After the digitalization of everything and anything, the time has come (or returned) for an intelligent combination of digital and analog. Even if we’ve developed the ability to conceptualize on a screen, nothing replaces the experience of physical interaction.
With screens popping up everywhere, the temptation to digitalize or virtualize gave birth to numerous interfaces ‘in’ the screen that we could navigate with keypad arrows, a mouse or joystick. However, we’re still hungry for a more natural, analog relationship with our objects.
To prove the existence of a reproducible pattern, consider racing video games that come with a steering wheel and driver’s seat. The more we incorporate things from the real world, the easier it is for us to forget that we are dealing with a machine.
On consoles, the trend started with the Nintendo Wii, followed by Microsoft Kinect, where the human body became a new analog game interface. Then the iPhone 4S was launched, and Apple introduced voice as a telephone interface (go figure… a telephone that we can talk to! Unbelievable!) The potential for iOS voice navigation functionality will undoubtedly have a great impact on all applications and will likely be built in to the soon to be released iPhone5. At various electronics shows this year, manufacturers from around the world – Samsung in the lead – presented new voice and movement-based interfaces for all electronic devices, with an emphasis on televisions. Even Google entered the ring with a voice-operated Google TV remote (Hey TV! Put on the soccer game!). This functionality seems so obvious that we can’t fathom how we ever lived without it – even before trying the technology.
And finally, board games played on the dining room table are making a comeback.
So which sectors or products will be the next to adopt this low-tech/high-tech mix?
Read more from Jean Pascal at A Nos Vies Numériques.
Despite a decade-or-so age gap, my 25-year-old friend Adam and I share a surprising number of technological touchstones. He’s a part-time DJ who only plays vinyl 45s and owns (and actually uses!) a typewriter. Adam’s predilection for analog media might sound anachronistic, or even sadly unhip, but his anti-digital tendencies actually put him on the cutting edge of a contemporary subculture.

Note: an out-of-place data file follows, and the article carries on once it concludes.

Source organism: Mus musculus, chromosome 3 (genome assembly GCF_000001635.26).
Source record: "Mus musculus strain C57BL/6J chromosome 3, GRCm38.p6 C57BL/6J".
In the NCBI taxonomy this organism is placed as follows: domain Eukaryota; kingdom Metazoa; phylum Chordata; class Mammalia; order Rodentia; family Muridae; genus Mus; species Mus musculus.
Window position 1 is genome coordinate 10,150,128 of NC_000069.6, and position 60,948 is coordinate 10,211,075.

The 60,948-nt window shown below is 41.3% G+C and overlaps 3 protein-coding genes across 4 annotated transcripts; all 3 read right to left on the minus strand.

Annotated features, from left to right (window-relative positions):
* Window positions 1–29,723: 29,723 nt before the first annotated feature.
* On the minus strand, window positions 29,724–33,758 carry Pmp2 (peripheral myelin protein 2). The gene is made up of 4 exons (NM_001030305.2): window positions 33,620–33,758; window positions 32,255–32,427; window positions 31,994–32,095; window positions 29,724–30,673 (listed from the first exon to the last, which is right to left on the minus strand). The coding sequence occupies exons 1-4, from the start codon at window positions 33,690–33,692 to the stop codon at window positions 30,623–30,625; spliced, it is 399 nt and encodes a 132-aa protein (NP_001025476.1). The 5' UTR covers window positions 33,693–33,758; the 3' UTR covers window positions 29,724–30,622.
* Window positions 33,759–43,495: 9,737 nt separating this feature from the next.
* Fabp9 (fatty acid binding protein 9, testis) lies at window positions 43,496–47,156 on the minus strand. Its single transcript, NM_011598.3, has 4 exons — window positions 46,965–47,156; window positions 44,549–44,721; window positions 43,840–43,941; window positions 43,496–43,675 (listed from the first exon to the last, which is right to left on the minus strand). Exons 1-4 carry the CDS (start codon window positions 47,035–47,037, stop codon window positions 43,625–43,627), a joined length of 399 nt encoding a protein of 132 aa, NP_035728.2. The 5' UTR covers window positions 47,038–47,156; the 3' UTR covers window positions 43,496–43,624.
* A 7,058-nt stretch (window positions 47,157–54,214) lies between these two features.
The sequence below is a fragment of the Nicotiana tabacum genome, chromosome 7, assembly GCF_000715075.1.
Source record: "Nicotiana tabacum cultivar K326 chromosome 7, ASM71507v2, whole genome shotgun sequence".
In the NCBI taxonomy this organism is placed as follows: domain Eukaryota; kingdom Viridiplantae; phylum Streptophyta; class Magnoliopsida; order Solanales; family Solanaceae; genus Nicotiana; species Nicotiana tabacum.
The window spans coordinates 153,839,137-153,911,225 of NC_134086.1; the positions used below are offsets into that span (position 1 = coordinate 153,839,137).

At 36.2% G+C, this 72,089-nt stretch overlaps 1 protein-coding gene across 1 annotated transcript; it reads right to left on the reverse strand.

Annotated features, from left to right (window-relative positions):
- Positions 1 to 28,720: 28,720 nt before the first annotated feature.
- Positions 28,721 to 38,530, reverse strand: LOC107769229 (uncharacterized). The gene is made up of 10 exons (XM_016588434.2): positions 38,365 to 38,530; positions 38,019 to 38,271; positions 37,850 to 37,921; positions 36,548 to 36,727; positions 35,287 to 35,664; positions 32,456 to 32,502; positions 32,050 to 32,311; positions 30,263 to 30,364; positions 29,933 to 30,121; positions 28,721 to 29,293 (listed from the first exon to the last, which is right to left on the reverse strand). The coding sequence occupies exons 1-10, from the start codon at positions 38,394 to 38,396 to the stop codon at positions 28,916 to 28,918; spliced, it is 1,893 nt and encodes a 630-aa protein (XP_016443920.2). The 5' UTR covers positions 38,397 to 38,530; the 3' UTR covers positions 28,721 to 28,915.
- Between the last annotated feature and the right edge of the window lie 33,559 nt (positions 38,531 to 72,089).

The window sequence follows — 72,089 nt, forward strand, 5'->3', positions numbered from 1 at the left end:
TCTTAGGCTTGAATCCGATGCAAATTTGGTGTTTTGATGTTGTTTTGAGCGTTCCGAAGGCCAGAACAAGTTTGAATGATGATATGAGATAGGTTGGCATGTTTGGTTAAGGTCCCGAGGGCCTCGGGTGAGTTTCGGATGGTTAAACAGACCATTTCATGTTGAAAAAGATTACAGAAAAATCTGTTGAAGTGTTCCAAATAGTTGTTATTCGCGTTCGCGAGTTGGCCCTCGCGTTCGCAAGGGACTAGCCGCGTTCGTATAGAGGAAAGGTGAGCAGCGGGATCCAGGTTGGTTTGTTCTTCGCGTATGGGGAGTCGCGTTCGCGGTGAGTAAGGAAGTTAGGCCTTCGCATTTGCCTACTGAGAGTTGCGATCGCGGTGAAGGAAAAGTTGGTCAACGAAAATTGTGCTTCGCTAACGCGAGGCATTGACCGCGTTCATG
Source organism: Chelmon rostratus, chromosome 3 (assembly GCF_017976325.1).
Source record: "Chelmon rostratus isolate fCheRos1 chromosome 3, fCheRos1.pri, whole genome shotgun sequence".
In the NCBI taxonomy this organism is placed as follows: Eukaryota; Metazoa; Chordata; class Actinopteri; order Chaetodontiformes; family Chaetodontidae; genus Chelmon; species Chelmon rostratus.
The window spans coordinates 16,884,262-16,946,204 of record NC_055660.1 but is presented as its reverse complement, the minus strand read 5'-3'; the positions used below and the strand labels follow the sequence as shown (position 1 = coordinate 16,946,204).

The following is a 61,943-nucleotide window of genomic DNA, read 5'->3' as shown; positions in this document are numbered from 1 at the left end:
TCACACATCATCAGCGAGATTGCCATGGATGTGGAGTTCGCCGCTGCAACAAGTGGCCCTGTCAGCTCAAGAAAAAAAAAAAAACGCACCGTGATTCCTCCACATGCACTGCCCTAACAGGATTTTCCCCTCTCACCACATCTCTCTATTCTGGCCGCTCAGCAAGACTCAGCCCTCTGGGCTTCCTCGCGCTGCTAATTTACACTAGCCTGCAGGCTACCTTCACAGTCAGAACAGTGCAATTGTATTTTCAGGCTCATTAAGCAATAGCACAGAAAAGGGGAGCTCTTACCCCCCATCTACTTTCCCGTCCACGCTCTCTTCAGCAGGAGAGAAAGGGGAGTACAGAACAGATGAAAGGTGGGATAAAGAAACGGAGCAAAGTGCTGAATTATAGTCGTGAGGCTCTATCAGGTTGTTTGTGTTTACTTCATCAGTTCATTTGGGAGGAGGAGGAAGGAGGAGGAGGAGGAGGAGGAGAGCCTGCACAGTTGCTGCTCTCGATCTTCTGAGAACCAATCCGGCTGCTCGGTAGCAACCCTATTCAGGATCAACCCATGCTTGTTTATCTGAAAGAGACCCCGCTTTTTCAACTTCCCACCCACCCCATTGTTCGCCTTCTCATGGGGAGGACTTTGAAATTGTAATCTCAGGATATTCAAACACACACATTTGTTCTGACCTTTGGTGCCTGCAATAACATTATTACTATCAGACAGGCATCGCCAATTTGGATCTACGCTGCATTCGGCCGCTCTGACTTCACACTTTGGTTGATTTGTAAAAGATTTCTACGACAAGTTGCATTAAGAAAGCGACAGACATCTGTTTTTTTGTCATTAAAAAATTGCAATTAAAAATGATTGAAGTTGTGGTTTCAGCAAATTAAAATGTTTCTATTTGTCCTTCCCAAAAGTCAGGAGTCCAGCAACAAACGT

Adam is part of a small but growing number of artists and culture mavens who have begun expressing their frustrations with the digitization of everything. The fancy term for music, books and photographs being converted into zeros and ones is “dematerialization.” And for anyone who has lost a hard drive’s worth of photos or MP3s the limitations of a world where art and culture are no longer anchored to a physical object are clear.
In December of 2010, I began researching the emerging shift toward rematerialization during my residency at the Canadian Film Centre Media Lab. I discovered a company that prints posters of your Tumblr followers and another that can publish a book of your favourite Tweets.
The end result of this research was a group project called txt2hold.ca, an interactive experience that takes any text message forwarded to our system and incorporates it into a unique paper sculpture. Or, to be more precise, an origami pyramid that’s colour coded according to the emotional content of the text, thanks to the assistance of a sentiment analyzer called Lymbix.
Since then, I’ve seen numerous rematerialization projects, including BERG’s upcoming Little Printer and a hacked telegraph called Tworsekey that can send Tweets via Morse code.
The 21st century will not be predominantly Amish, however. Instead, I think the future will be a messy hybrid of digital and physical. Novelist William Gibson famously observed that the future is already here, it’s just not evenly distributed. The past, meanwhile, remains everywhere, which is why so many people are getting “physidigital” by jamming USB drives into old cassette tapes, to name one of many examples.
Even Adam, alongside his typewriter, owns an Android phone that allows him to remotely download and launch a torrent file on his home computer. He might be technologically eccentric, but that doesn’t mean he’s crazy enough to abandon all modern conveniences.